Joe Cappa and J.W. Hallford’s film pays homage to rare childhood moments of self-discovery, like flipping through channels, stumbling upon ‘The Shining,’ which you weren’t supposed to watch, but did anyway.
As a long-time cat and dog owner, I often spy one of my cherished nuisances playfully engaged with what I call “their imaginary friend.” More than just their usual mindless scattering about the house, these outings are much more focused and, actually, a bit creepy. So when I stumbled upon Joe Cappa and J.W. Hallford’s animated short, Ghost Dogs, an official selection at the just finished Sundance Film Festival, it finally dawned on me, “Ah, so that’s who Zoe has been running around with at all hours of the night. Ghosts.”
In describing Ghost Dogs, a film about a new rescue pup terrorized by a family’s deceased pets, Cappa explains, “We set out to make a cartoon that appealed to the adolescent inner-child. It’s an homage to those rare moments of self-discovery when you are 11 years old, flipping through channels, and you stumble upon The Shining by accident. The kind of content you weren’t supposed to watch but did anyway.”
For me, way back in the day, it was Invaders from Mars, the 1953 version, a film I should never have watched at an age far too young to understand monsters from other planets who hypnotized and kidnapped your mom, if they were actually real, wouldn’t have zippers running down the backs of their suits.
Check out the Ghost Dogs trailer:
Which takes us back to Ghost Dogs, a deceptively slow-burning horror film of sorts, with a cute enough rescue dog and his beloved tennis ball. For Cappa, a life-long recurring dream of being stuck in a haunted house suggested a mood he wanted to recreate. “It was very important for me to tell a story that took place inside well-lit rooms with a lightning storm happening outside,” he shares. “It’s such a vibe! So, I knew I wanted to tell a story that takes place in a haunted house, but that story’s been done to death, so it had to be strikingly original. When it comes to horror movies, there’s nearly an endless list of tropes. One trope is when a family’s dog seems to be reacting to something unseen to the family.”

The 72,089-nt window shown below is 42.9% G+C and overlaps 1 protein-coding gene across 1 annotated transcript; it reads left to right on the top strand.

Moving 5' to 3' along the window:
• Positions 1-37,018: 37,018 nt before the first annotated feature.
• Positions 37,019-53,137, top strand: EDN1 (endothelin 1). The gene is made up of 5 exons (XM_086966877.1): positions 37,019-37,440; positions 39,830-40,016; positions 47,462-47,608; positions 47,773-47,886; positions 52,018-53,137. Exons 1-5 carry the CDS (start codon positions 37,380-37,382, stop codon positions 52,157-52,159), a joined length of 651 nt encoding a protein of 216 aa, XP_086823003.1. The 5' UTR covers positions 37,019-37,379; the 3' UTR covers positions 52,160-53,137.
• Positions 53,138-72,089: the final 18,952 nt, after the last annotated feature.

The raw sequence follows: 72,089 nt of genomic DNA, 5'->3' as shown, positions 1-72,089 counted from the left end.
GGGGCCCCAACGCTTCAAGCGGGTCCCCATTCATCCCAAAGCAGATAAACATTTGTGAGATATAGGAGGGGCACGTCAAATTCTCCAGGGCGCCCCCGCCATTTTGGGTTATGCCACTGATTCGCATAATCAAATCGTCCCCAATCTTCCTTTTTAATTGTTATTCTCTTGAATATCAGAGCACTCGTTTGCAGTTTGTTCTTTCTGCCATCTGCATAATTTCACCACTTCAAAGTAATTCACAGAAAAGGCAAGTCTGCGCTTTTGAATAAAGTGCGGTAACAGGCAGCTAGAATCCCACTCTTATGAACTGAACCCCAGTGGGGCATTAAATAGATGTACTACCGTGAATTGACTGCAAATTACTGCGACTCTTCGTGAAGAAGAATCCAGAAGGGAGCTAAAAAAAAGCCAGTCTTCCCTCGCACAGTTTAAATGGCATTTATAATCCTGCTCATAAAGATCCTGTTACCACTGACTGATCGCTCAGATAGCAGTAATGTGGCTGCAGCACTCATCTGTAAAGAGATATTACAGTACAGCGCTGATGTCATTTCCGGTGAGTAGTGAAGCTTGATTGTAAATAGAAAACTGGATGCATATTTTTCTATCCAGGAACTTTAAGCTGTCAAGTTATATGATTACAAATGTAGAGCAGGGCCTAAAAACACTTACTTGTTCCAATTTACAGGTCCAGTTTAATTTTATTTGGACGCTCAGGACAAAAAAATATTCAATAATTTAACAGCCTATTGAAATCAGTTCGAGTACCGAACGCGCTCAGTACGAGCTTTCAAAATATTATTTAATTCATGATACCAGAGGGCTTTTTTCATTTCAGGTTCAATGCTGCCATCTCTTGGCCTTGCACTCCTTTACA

“What if that trope about a dog seeing ghosts was the entire movie,” he continues. “What if the dog could see animal ghosts but not human ghosts? What would that story be?” The story practically wrote itself once Cappa had a premise in hand. “It was very fun to brainstorm because I was entering new territory that hadn’t been touched upon, so I had free reign to go wherever I wanted,” he adds.
The director was experienced in stop-motion but not 2D cel animation. “Considering I was starting on a two-year journey it quickly became apparent that Ghost Dogs needed to be hand-drawn. So, I bought “The Animator’s Survival Kit” by Richard Williams and got to work.” Cappa literally taught himself character animation on the fly as he began with the first frame of the movie, working part-time and figuring it out along the way. And problems soon followed. “I just didn’t know what I was doing,” he notes. “Every scene was a trial-and-error process until I got it right. Most cartoonists make an animatic. I just didn’t have time for that! You learn about these animation processes and think to yourself, ‘That seems pointless. I can do it my way.’ And, then you realize months later why everyone does it that way. I didn’t know what I had until waaaaay late in the project. Thank god it came out okay, but it would have saved me so much anxiety and editing, and re-editing. if I had made those animatics.”
The film sports a rather ordinary looking dog alongside some rather bizarre looking ghost dogs. “They’re creepy and funny looking!” Cappa laughs. “I can’t imagine telling a scary ghost story about dog poltergeists if they didn’t have arms and legs! It’s funny to think of a world where dogs get human arms and legs when they die. I also think it makes for enigmatic characters. Why do they have arms and legs? Do they behave like people? Do they behave like dogs? Are they intelligent? How do they lick themselves?”
Let’s not go there.
“I grew up with ghost stories,” Cappa admits. “When my dad was a kid, he lived in a house right next to a cemetery. He and his sister (my aunt) have some pretty creepy stories. My siblings and I would always beg my dad to tell them. My favorite story was when my dad walked into his sister’s room one night and saw a dark figure elevating her above the bed while she was asleep. Life is just more fun if you believe in that stuff.”
Let’s just hope none of us get reincarnated as a fire hydrant.
Dan Sarto is Publisher and Editor-in-Chief of Animation World Network.